Stories 1 - 20 |  Next >>

Lawyer: Ryan Lochte Finally Getting Help for Longtime Issue

Olympic swimmer will seek treatment for 'destructive' alcohol addiction

(Newser) - A hotel altercation this week has forced an Olympic champion to seek treatment for a longtime problem. TMZ Sports reports swimmer Ryan Lochte found himself in trouble Thursday after he tried to bust through his own hotel room door in the middle of the night in Newport Beach, Calif. He... More »

Judge Rules Tiny 'Warrior' Can't Go to Rome for More Treatment

UK High Court judge says nothing else can help Alfie Evans; his parents are appealing

(Newser) - A UK High Court judge may have deemed his decision Tuesday "the final chapter" in the case of little Alfie Evans, but Alfie's parents aren't ready to accept that ending. The BBC and Guardian report on the court's ruling that the seriously ill 23-month-old—who suffers... More »

Groundbreaking Multiple Sclerosis Drug Cleared by FDA

Ocrevus will be the first drug available to treat the more severe form of MS

(Newser) - A new drug that treats both the severe and the more common forms of multiple sclerosis in adult patients was approved by the FDA on Tuesday. Reuters and the AP report that after a three-month delay due to manufacturing concerns, Ocrevus will become accessible in the United States in two... More »

Schizophrenia Treatment Sees a Simple Breakthrough

Early intervention has caught on in Australia and the UK

(Newser) - When Glenn, a smart high school student with a knack for building robots, began experiencing episodes of psychosis, he was diagnosed with schizophrenia and given a grim prognosis. He was prescribed medications and saw therapists, "But the common message from virtually everybody who worked with Glenn was that his... More »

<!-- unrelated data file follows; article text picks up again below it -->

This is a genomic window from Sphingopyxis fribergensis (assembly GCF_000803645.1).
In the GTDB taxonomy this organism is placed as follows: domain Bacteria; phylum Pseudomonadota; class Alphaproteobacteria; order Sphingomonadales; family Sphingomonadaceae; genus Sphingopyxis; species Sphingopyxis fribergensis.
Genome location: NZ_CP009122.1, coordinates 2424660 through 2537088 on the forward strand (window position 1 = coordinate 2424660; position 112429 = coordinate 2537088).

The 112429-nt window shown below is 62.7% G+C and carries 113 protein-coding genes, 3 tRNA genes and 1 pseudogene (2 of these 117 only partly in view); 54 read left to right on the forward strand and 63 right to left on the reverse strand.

Single Pill Can Halt Diarrhea's Deadly Reign

(Newser) - Diarrhea kills 1.6 million children under 5 every year—more than AIDS or malaria—and gets a fraction of the funding. But a deceptively simple new treatment may mark a breakthrough, Time reports. Zinc supplements appear to dramatically decrease diarrhea-related deaths—one afflicted village in Mali hasn’t had... More »

Caffeine May Reverse Effects of Alzheimer's

Stimulant alleviates cognitive decline in lab mice

(Newser) - Caffeine may reverse the effects of Alzheimer’s disease, a new study indicates. University of Florida researchers investigated the effects of a high caffeine diet on mice genetically engineered to suffer from high levels of beta-amyloid—a protein associated with human Alzheimer's—that causes cognitive decline in old age. The... More »

Fake Swine Flu Cures Flourish Online

(Newser) - Purported swine flu cures are cropping up online, including a nostril sanitizer, air purifier, and a shampoo that makers say will wash that virus right out of your hair, the Kansas City Star reports. The FDA has mailed out more than 50 warnings to online sellers not to make such... More »

Asthma Breakthrough Holds Promise

'Cellular pump' suggests possible treatments

(Newser) - Scientists have found a “cellular pump” that appears central to the development of asthma, pointing the way to possible new treatments, the BBC reports. The pump, called SERCA2, helps airway muscles relax. People with asthma had reduced SERCA2 levels, researchers found; replacing it in airway muscle cells could help... More »

Test for Early Alzheimer's in Development

Diagnosis could allow for treatment to slow disease's progression

(Newser) - A research institute devoted to Alzheimer's and related diseases has teamed up with a major maker of diagnostic tests to speed development of what could be the first test to detect Alzheimer's in its early stages. If all goes well, the first commercial version of the test could be available... More »

Legalized Pot, Cocaine Work OK in Portugal

(Newser) - Portugal decriminalized drug possession 8 years ago, so it must have high abuse rates, right? Not according to a new study from the Cato Institute, Time reports. Teen drug use and HIV infection from needles have declined, and more addicts now enter treatment programs. "Judging by every metric, decriminalization... More »

Oxygen Therapy Helps Autistic Kids